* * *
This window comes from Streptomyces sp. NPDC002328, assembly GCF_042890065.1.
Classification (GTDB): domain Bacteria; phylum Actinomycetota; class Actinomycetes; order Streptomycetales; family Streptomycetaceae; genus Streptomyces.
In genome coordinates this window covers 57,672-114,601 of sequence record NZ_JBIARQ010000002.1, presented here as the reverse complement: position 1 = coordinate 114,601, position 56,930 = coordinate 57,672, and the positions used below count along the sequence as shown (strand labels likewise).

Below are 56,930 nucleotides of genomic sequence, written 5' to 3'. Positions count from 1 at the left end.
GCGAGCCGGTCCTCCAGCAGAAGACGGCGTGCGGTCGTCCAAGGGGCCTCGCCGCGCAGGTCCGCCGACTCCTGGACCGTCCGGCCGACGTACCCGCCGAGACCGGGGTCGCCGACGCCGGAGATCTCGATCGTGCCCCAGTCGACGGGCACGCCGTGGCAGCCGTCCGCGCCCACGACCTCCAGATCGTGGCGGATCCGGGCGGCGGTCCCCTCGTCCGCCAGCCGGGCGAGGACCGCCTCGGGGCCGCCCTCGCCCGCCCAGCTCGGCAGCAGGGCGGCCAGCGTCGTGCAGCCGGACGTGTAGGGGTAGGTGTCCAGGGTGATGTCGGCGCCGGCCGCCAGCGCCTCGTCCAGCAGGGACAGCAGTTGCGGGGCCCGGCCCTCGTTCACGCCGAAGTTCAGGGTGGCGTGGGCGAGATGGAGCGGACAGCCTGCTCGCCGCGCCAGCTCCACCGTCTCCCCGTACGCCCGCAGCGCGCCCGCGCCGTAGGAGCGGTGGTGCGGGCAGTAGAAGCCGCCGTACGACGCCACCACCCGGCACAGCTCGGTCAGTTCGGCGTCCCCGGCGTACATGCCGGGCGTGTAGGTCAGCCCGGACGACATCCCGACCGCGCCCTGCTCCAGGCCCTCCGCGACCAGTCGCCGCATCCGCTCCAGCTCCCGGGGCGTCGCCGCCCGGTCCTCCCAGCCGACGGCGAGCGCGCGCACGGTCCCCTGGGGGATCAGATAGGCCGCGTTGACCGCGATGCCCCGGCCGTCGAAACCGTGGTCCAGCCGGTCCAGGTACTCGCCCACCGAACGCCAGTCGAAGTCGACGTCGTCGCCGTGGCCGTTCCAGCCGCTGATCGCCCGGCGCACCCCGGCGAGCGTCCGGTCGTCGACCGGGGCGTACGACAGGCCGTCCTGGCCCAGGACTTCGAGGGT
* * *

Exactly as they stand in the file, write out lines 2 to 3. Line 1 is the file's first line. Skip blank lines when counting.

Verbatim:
Classification (GTDB): domain Bacteria; phylum Actinomycetota; class Actinomycetes; order Streptomycetales; family Streptomycetaceae; genus Streptomyces.
In genome coordinates this window covers 57,672-114,601 of sequence record NZ_JBIARQ010000002.1, presented here as the reverse complement: position 1 = coordinate 114,601, position 56,930 = coordinate 57,672, and the positions used below count along the sequence as shown (strand labels likewise).